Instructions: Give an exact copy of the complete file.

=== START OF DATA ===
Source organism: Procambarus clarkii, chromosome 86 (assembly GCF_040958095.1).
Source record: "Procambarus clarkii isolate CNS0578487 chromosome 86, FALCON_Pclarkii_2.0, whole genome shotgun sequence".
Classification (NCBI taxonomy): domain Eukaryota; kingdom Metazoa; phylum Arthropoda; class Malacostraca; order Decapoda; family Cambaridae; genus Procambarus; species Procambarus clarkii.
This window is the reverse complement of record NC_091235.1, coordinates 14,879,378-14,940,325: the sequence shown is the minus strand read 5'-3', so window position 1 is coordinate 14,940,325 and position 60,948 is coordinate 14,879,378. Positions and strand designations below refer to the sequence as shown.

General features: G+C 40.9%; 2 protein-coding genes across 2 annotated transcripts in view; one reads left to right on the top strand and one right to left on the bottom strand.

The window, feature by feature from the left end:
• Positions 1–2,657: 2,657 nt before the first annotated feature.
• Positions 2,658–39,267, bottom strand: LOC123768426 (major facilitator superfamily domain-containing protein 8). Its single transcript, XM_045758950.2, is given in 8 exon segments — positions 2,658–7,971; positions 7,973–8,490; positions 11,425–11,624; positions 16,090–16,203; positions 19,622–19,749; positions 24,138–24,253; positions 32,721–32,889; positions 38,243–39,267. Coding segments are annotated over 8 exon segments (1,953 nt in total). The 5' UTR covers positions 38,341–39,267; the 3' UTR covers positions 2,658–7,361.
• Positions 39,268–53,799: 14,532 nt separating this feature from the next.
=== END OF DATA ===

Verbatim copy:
Source organism: Procambarus clarkii, chromosome 86 (assembly GCF_040958095.1).
Source record: "Procambarus clarkii isolate CNS0578487 chromosome 86, FALCON_Pclarkii_2.0, whole genome shotgun sequence".
Classification (NCBI taxonomy): domain Eukaryota; kingdom Metazoa; phylum Arthropoda; class Malacostraca; order Decapoda; family Cambaridae; genus Procambarus; species Procambarus clarkii.
This window is the reverse complement of record NC_091235.1, coordinates 14,879,378-14,940,325: the sequence shown is the minus strand read 5'-3', so window position 1 is coordinate 14,940,325 and position 60,948 is coordinate 14,879,378. Positions and strand designations below refer to the sequence as shown.

General features: G+C 40.9%; 2 protein-coding genes across 2 annotated transcripts in view; one reads left to right on the top strand and one right to left on the bottom strand.

The window, feature by feature from the left end:
• Positions 1–2,657: 2,657 nt before the first annotated feature.
• Positions 2,658–39,267, bottom strand: LOC123768426 (major facilitator superfamily domain-containing protein 8). Its single transcript, XM_045758950.2, is given in 8 exon segments — positions 2,658–7,971; positions 7,973–8,490; positions 11,425–11,624; positions 16,090–16,203; positions 19,622–19,749; positions 24,138–24,253; positions 32,721–32,889; positions 38,243–39,267. Coding segments are annotated over 8 exon segments (1,953 nt in total). The 5' UTR covers positions 38,341–39,267; the 3' UTR covers positions 2,658–7,361.
• Positions 39,268–53,799: 14,532 nt separating this feature from the next.